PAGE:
Rule 801(D)(2)(D) Interpretation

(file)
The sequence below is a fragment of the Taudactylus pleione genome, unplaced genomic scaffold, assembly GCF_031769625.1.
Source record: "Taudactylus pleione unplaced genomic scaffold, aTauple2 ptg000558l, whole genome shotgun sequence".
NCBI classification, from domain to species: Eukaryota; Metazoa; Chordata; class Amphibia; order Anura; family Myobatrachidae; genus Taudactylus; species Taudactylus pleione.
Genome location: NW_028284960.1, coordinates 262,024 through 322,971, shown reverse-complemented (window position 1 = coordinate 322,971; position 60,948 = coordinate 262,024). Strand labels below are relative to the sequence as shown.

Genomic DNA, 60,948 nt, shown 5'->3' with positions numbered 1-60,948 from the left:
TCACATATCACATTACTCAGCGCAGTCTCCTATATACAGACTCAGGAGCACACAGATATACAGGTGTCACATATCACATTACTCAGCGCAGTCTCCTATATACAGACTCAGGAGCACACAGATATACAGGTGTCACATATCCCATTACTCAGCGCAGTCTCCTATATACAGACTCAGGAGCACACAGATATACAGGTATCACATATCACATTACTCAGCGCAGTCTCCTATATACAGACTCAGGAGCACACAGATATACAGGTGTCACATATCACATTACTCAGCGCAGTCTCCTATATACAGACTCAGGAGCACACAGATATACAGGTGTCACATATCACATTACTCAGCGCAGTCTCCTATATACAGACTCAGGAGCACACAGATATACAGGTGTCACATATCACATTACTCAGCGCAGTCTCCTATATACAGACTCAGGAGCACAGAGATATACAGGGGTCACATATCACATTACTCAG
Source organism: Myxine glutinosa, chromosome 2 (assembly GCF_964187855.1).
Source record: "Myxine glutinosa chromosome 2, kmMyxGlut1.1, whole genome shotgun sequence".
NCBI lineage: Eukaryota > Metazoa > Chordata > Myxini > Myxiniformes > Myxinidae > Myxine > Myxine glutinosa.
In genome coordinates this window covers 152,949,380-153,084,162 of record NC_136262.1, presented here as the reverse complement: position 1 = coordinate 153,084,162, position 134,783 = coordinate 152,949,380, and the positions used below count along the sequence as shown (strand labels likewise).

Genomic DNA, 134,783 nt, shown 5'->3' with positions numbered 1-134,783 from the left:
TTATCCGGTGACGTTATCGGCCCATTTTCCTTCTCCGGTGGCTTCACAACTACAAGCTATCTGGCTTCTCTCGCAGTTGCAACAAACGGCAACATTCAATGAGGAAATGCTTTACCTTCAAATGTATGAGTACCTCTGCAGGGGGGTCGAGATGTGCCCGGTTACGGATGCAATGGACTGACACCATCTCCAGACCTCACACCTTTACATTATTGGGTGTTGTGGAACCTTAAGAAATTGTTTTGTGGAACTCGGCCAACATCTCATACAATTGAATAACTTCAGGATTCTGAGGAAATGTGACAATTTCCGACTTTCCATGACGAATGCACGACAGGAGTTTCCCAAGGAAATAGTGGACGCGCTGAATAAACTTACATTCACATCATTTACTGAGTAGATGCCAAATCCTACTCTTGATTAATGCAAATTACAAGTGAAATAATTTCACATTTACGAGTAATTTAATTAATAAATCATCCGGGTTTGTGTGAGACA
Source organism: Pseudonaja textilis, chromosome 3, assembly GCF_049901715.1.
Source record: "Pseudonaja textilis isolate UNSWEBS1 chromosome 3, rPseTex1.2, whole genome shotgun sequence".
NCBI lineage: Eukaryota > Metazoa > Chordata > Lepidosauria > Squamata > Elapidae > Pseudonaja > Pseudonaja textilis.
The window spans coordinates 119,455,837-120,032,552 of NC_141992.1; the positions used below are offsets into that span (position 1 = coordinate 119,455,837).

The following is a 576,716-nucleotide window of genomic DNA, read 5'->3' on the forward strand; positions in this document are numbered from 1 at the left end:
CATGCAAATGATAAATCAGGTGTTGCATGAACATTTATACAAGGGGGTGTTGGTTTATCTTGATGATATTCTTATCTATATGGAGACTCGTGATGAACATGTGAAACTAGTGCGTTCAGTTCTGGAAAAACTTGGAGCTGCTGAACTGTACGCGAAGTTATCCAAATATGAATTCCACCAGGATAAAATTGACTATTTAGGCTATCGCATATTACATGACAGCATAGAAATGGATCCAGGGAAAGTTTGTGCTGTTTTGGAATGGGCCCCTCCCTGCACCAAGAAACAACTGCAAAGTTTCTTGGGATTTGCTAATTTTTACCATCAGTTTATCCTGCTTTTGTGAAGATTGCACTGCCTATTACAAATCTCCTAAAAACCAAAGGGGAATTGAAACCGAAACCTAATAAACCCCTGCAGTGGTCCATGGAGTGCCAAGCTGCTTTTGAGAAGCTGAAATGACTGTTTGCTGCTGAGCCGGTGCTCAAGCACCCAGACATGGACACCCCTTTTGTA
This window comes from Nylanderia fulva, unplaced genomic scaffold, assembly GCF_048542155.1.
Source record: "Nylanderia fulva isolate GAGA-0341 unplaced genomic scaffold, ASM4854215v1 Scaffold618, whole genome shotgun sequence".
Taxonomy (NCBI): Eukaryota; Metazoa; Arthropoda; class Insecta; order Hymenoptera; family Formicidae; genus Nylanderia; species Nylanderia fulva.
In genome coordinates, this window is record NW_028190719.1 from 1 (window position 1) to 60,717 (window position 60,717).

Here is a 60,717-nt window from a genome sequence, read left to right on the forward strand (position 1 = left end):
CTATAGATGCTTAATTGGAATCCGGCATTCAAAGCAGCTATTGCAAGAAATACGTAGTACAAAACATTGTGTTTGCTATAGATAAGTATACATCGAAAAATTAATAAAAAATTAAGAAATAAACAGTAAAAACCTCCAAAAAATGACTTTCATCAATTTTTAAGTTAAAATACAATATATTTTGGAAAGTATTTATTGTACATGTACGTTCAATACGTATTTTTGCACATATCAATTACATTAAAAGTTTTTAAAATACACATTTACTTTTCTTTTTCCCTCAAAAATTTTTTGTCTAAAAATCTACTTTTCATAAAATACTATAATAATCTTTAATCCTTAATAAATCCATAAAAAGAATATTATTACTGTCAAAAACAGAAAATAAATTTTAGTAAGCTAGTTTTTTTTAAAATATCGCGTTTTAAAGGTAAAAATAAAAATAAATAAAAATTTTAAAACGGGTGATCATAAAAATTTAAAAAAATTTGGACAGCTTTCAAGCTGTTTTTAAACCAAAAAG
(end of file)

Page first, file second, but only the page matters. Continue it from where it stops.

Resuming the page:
In Henry ex rel. Estate of Wilson v. HealthPartners of S. Ariz., 203 Ariz. 393, 55 P.3d 87 (App. 2002), the Court addressed whether allegations in a complaint were admissible pursuant to Rule 801(d)(2)(D). There, the plaintiff, decedent's estate, brought a medical malpractice action after medical personnel failed to appropriately diagnose decedent's breast cancer. Id. at 394-95,1-4, 55 P.3d at 88-89. After the plaintiff settled with two of the three defendants, the remaining defendant, Tucson Medical Center ("TMC"), named the settling defendants as nonparties at fault. Id. at 394, 396-97,5, 11, 55 P.3d at 88, 90-91. At trial, the court granted TMCs request to read to the jury the allegations in the complaint that a nonparty was at fault, finding that the plaintiff's complaint constituted an admission by a party-opponent. Id. at 395,6, 55 P.3d at 89. On appeal, this court concluded that the plaintiff's factual allegations in her complaint, including assertions that a nonparty had been negligent, were evidentiary admissions and therefore admissible under Rule 801(d)(2) (D). Id. at 396,9, 55 P.3d at 90. The Court reasoned that the complaint was written by the plaintiff's attorney as her agent, and thus the allegations contained therein were admissible even though plaintiff may not have had "personal knowledge of the matter asserted in the statement." Id. at 395-96,7, 9, 55 P.3d at 89-90. However, we noted that these admissions, because they were "evidentiary" and not "judicial" admissions, were not "in and of themselves, conclusive of fault." Id. at 396,9, 55 P.3d at 90. The Court concluded that the admissions were properly admitted for the purpose of discrediting plaintiff's contention that the nonparty's negligence was minimal. Id. at 9-10.